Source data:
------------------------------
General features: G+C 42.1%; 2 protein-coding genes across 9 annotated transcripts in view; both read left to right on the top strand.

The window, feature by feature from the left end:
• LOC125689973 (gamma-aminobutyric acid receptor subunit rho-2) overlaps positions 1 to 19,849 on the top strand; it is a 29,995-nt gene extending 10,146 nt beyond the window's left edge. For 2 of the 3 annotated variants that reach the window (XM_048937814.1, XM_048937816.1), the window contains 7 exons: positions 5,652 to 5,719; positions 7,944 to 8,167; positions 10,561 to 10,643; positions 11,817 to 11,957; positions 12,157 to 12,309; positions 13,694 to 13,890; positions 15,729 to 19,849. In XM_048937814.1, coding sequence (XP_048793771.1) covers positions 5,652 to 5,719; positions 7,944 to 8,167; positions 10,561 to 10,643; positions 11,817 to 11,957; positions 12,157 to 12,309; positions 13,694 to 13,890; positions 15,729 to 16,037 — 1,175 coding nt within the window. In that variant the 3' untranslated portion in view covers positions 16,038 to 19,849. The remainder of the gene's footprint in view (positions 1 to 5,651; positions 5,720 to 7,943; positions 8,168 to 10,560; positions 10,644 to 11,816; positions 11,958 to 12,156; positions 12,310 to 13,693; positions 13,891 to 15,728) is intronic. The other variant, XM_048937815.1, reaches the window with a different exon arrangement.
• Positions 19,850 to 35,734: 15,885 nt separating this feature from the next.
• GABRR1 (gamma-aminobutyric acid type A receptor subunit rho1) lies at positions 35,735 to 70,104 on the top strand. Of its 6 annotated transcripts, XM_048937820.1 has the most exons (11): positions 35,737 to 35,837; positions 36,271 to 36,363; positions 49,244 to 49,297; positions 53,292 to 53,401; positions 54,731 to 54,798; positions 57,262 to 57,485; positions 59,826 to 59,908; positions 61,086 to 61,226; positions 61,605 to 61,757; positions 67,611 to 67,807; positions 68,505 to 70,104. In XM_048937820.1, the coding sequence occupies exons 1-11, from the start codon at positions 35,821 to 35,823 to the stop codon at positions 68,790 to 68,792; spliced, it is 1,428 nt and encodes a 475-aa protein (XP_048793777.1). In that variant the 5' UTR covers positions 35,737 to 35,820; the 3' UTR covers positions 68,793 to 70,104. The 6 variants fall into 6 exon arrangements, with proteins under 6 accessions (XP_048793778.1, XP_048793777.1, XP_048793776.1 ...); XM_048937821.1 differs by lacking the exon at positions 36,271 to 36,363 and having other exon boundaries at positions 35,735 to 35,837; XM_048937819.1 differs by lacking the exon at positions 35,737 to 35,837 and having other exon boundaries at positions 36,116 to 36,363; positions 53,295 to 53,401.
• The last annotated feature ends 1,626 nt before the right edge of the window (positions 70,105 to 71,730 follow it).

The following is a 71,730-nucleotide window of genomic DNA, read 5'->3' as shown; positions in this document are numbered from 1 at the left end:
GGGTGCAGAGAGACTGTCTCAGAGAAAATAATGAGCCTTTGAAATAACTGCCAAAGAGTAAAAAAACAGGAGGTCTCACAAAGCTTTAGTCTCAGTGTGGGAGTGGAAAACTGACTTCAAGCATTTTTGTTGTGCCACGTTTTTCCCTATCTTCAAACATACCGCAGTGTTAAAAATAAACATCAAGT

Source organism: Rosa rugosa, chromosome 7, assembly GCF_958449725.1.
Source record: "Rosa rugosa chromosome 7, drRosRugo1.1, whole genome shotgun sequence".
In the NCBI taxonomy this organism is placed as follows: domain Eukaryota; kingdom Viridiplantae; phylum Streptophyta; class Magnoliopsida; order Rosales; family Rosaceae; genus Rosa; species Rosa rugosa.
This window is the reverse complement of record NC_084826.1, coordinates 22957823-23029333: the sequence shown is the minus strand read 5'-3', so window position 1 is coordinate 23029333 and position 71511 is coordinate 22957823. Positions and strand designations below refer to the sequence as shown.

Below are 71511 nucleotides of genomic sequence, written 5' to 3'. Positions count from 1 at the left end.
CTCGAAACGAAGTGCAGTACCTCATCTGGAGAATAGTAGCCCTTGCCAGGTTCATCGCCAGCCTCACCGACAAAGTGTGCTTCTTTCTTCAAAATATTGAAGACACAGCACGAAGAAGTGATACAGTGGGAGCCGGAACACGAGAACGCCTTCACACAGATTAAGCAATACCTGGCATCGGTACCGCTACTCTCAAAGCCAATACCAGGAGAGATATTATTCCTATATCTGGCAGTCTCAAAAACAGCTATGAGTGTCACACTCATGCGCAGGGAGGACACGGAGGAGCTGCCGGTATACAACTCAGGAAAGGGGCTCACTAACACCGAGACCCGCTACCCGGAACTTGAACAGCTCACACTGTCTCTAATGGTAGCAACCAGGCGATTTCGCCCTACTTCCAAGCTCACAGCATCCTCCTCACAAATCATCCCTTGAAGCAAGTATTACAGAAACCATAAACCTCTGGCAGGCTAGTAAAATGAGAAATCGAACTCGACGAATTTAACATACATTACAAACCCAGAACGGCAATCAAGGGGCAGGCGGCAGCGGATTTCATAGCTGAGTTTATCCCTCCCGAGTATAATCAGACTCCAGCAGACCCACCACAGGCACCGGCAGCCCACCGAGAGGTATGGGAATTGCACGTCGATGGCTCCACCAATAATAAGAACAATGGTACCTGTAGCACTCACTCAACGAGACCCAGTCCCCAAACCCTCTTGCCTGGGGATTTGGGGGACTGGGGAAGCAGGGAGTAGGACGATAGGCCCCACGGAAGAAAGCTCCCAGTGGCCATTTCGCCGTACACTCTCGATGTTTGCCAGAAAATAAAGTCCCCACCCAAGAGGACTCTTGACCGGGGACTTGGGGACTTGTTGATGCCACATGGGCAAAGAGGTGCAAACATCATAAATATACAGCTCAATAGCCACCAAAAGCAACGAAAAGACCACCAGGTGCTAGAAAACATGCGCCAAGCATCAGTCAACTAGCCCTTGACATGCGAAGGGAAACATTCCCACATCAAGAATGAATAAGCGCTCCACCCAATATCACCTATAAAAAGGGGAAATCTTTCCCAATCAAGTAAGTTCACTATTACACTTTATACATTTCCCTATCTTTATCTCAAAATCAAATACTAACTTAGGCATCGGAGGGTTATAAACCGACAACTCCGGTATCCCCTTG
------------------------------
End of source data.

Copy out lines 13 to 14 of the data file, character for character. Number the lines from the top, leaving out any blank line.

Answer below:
Below are 71511 nucleotides of genomic sequence, written 5' to 3'. Positions count from 1 at the left end.
CTCGAAACGAAGTGCAGTACCTCATCTGGAGAATAGTAGCCCTTGCCAGGTTCATCGCCAGCCTCACCGACAAAGTGTGCTTCTTTCTTCAAAATATTGAAGACACAGCACGAAGAAGTGATACAGTGGGAGCCGGAACACGAGAACGCCTTCACACAGATTAAGCAATACCTGGCATCGGTACCGCTACTCTCAAAGCCAATACCAGGAGAGATATTATTCCTATATCTGGCAGTCTCAAAAACAGCTATGAGTGTCACACTCATGCGCAGGGAGGACACGGAGGAGCTGCCGGTATACAACTCAGGAAAGGGGCTCACTAACACCGAGACCCGCTACCCGGAACTTGAACAGCTCACACTGTCTCTAATGGTAGCAACCAGGCGATTTCGCCCTACTTCCAAGCTCACAGCATCCTCCTCACAAATCATCCCTTGAAGCAAGTATTACAGAAACCATAAACCTCTGGCAGGCTAGTAAAATGAGAAATCGAACTCGACGAATTTAACATACATTACAAACCCAGAACGGCAATCAAGGGGCAGGCGGCAGCGGATTTCATAGCTGAGTTTATCCCTCCCGAGTATAATCAGACTCCAGCAGACCCACCACAGGCACCGGCAGCCCACCGAGAGGTATGGGAATTGCACGTCGATGGCTCCACCAATAATAAGAACAATGGTACCTGTAGCACTCACTCAACGAGACCCAGTCCCCAAACCCTCTTGCCTGGGGATTTGGGGGACTGGGGAAGCAGGGAGTAGGACGATAGGCCCCACGGAAGAAAGCTCCCAGTGGCCATTTCGCCGTACACTCTCGATGTTTGCCAGAAAATAAAGTCCCCACCCAAGAGGACTCTTGACCGGGGACTTGGGGACTTGTTGATGCCACATGGGCAAAGAGGTGCAAACATCATAAATATACAGCTCAATAGCCACCAAAAGCAACGAAAAGACCACCAGGTGCTAGAAAACATGCGCCAAGCATCAGTCAACTAGCCCTTGACATGCGAAGGGAAACATTCCCACATCAAGAATGAATAAGCGCTCCACCCAATATCACCTATAAAAAGGGGAAATCTTTCCCAATCAAGTAAGTTCACTATTACACTTTATACATTTCCCTATCTTTATCTCAAAATCAAATACTAACTTAGGCATCGGAGGGTTATAAACCGACAACTCCGGTATCCCCTTG